My Dumb Projects
Monday, November 12, 2007
  Boba Fett Kachina Doll
For those not living in the Southwest United States, Kachina dolls are a native Hopi craft where figures are carved out of Cottonwood Root depicting spiritual beings, historical events and things in nature.

Wikipedia Kachina info

I saw a bunch of these at a local museum, and thought how much some of them looked like action figures. Perhaps "a long time ago" a Hopi fella happened to spot a certain intergalactic bounty hunter apprehending his prey, and decided to carve a Kachina of this obviously supernatural vision.

I had no source for Cottonwood Root so I decided to carve mine out of 4" x 4" x 8" Basswood. In order to maximize the size of the figure, I planned to carve the arms and rocketpack separately.

The first step was to cut of any excess wood (saved for arms and pack) and draw the rough figure for front and side profiles.

I used razor and hack saws to carve the rough silouhettes for both profiles.

I used scalpel tip X-Acto blades to start carving away the excess wood. The curved blades cut easily through the wood without crushing the grain as a straight blade would.

The head is better defined. I want to carve enough away to make sure of my proportion but not so much that I weaken the figure or prematurely remove a piece I need.

Helmet detail, probably too soon but I couldn't help it!

Belt defined and starting to remove wood between legs. I drilled through to make it easier to blade out.

More detail on the legs and it was this point that I decided to leave the base looking like rock. it just started to look that way all by itself.

More leg detail and still carving away the base.

Starting to define leg details like pouches and knees. STILL working on the base!

The base is pretty much done and I'm happy with the basic proportions. Now to add details without getting TOO detailed.

My first mistake. I cut off too much of the right toe so I decided to angle the foot down on a slope of the base.

All details filled in and sanded.

You can see the new foot position here. I think it actually makes the figure a bit more dynamic.

The left arm carved from one of the scraps. It was difficult to find a piece with the grain running in the right direction. If it ran perpendicular to the arm, it would be weak.

Right arm with pistol grip. I wanted to make the gun part of this piece but I had trouble with the geometry so I had to settle on adding it later.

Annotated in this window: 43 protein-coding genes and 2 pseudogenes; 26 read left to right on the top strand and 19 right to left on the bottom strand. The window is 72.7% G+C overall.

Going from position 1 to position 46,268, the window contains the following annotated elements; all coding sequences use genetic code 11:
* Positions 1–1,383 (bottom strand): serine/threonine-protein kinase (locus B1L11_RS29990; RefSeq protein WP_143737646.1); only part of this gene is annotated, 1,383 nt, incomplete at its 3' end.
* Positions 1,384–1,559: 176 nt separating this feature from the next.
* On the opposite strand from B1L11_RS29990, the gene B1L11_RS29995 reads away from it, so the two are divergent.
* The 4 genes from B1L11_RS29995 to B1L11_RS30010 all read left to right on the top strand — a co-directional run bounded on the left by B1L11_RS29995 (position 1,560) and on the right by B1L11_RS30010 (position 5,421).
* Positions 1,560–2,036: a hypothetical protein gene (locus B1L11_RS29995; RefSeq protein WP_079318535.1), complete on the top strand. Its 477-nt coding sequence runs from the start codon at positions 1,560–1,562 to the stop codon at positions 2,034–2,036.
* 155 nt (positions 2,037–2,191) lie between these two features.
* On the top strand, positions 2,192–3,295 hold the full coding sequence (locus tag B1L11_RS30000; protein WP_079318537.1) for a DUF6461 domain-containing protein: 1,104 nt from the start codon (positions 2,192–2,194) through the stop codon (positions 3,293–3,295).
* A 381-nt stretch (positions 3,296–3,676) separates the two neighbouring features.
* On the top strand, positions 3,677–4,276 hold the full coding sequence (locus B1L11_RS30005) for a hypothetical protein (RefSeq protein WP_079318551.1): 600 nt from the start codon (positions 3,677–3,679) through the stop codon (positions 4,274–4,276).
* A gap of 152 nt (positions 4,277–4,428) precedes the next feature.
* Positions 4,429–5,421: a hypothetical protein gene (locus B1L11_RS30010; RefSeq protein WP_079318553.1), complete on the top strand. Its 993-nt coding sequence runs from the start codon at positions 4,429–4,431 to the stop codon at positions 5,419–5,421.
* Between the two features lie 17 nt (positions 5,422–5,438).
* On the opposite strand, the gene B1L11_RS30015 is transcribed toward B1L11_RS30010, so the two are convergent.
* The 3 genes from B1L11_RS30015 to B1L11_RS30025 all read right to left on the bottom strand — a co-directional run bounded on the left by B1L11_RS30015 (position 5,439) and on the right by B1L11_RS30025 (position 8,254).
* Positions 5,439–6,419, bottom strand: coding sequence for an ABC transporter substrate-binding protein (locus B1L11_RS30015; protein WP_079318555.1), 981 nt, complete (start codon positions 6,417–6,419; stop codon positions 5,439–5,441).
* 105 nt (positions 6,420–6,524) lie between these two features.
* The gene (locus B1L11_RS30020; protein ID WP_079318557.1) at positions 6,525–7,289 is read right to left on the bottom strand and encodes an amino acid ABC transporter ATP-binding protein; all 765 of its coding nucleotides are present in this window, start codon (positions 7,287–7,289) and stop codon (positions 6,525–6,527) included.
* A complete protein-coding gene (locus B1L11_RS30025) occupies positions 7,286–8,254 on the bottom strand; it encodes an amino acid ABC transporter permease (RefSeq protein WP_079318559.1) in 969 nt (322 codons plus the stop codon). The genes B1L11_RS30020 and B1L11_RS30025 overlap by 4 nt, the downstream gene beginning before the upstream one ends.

The gun added to the arm

The shoulder stock was the part that gave me fits on the first attempt. It was much easier to do in sections.

The rocket pack was carved from Basswood but I used dowels for the cylindrical parts. the nozzles were attached with aluminum rods.

The belt pouches were carved separately so they could show motion.

I coated the entire figure in shellac which seals the wood and brings out the grain. Since the wood looked so good, I decided to only paint parts that were NOT representing fabric (or the ground).

I sanded a flat spot on the back to allow easy attaching of the rocketpack.

Kachina figures traditionally use cloth, feathers and natural materials to complete the figure. For Boba's cape, I cut a piece of bandana and distressed it on the belt sander.

All assembled!I used plastic coated wire for the hoses going to the gauntlets and the helmet "antenna" is a small piece of wood attached with a steel rod.

I wanted to make the Kachina using traditional methods (i.e. no power tools) and stylize the details through Hopi eyes. Unfortunately, Boba was also filtered through the eyes of a 21st Century geek so he's probably not stylized enough....oh well.
This is phenomenal! Awesome work - I've been checking in on your blog every month or so since the Right Hand of Doom project. Nice job!
this is truly some amazing work man, NICE work on this!
You know also how to sculpt wood...
Damn, I'm start hating you!


Please, post more "dumb projects" I can't stop reading your posts again and again (and this is not good when I have to finish a work and the deadline is so near...)
You make the hobby look fun again.
Keep up the good work.
Hey Blindsquirrel,

Where'd you go love your blog and I always check in. Missing your work!!!!
It's Lina!! HOMG. This is amazing.
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These are all the dumb things I find myself obsessed with building when I SHOULD be doing something more productive.

As a kid I built lots of plastic model kits, never knowing that one day those skills would actually be of use.

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Location: Phoenix, Arizona, United States
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